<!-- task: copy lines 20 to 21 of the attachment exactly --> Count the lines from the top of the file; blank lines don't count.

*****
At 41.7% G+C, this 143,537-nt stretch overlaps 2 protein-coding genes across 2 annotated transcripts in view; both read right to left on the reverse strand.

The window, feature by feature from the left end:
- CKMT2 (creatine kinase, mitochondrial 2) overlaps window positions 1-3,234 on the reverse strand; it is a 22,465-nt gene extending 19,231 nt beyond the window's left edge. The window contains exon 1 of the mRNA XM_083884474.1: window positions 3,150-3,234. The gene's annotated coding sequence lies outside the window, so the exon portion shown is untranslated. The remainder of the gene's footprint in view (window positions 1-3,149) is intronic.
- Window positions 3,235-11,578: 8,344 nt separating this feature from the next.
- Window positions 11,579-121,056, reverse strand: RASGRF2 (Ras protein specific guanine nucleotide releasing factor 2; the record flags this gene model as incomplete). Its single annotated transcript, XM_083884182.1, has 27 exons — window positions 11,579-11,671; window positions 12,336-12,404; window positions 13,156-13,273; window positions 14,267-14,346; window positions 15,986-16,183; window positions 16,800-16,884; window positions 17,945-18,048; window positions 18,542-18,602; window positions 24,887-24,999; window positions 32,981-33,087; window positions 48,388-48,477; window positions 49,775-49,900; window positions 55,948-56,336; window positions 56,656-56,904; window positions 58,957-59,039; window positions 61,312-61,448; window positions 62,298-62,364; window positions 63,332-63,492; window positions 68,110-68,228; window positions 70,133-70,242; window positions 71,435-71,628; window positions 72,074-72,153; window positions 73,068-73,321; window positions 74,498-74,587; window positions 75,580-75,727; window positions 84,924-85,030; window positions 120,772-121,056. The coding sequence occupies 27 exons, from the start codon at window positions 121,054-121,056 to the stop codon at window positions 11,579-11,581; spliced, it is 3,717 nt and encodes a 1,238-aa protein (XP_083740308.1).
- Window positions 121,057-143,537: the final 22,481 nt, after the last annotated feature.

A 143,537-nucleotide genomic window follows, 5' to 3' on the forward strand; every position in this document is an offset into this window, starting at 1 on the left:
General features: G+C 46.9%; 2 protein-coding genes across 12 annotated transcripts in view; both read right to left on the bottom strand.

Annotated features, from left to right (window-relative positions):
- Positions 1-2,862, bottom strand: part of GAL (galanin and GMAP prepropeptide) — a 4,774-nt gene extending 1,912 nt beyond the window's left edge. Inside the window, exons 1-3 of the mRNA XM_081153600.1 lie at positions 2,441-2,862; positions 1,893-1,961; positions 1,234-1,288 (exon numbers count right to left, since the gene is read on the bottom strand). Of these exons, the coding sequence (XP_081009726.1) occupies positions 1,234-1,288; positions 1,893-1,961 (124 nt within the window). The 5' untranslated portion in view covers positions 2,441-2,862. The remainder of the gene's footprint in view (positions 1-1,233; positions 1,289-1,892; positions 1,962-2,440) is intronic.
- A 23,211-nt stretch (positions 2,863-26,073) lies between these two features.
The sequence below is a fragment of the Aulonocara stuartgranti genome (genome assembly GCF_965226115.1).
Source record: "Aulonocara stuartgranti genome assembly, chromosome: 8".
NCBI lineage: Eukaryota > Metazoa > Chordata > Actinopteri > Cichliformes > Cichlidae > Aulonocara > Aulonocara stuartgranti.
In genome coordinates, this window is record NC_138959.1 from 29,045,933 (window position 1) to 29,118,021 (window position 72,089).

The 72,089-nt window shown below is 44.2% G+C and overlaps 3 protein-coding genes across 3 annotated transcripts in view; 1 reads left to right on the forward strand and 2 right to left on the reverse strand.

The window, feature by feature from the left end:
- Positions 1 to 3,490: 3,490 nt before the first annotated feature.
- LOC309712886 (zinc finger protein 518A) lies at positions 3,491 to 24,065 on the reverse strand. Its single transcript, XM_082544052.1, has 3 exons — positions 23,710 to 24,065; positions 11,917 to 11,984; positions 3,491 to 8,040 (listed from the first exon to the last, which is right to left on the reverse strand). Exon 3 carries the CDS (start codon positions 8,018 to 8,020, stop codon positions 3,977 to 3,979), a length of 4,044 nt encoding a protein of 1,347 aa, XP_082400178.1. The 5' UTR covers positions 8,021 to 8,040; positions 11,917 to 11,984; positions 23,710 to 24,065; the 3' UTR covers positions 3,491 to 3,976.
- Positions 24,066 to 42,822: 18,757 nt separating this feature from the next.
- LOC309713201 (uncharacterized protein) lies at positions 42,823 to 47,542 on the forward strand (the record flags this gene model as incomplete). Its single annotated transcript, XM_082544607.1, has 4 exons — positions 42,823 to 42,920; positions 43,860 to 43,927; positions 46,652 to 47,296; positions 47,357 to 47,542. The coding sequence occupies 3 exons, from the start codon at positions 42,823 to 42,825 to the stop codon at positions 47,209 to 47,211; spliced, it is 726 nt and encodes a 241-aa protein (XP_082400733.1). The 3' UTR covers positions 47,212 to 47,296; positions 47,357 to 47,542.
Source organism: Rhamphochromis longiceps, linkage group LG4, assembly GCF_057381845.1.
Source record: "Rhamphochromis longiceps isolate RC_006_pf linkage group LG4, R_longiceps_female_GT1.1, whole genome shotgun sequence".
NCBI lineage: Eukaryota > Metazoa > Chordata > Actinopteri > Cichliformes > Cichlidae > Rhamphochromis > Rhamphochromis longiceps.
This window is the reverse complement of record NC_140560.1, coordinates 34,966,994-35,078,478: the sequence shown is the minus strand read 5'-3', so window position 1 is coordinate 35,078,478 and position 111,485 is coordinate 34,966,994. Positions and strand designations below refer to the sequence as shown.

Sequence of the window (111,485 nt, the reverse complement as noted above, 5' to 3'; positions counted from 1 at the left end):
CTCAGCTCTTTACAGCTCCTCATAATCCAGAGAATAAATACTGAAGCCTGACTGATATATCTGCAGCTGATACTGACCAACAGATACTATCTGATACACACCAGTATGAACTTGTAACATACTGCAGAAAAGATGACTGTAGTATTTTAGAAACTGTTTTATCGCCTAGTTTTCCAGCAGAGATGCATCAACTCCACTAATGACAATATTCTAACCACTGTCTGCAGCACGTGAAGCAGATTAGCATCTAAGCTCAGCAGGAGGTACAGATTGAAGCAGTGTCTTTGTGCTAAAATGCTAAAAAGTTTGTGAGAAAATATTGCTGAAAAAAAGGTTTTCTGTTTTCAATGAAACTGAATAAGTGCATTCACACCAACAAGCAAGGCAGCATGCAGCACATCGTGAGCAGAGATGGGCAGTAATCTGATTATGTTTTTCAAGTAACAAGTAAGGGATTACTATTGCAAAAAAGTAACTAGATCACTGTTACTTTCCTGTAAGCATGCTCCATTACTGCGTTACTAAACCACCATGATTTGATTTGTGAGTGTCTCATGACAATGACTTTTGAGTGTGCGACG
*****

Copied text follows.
- Positions 24,066 to 42,822: 18,757 nt separating this feature from the next.
- LOC309713201 (uncharacterized protein) lies at positions 42,823 to 47,542 on the forward strand (the record flags this gene model as incomplete). Its single annotated transcript, XM_082544607.1, has 4 exons — positions 42,823 to 42,920; positions 43,860 to 43,927; positions 46,652 to 47,296; positions 47,357 to 47,542. The coding sequence occupies 3 exons, from the start codon at positions 42,823 to 42,825 to the stop codon at positions 47,209 to 47,211; spliced, it is 726 nt and encodes a 241-aa protein (XP_082400733.1). The 3' UTR covers positions 47,212 to 47,296; positions 47,357 to 47,542.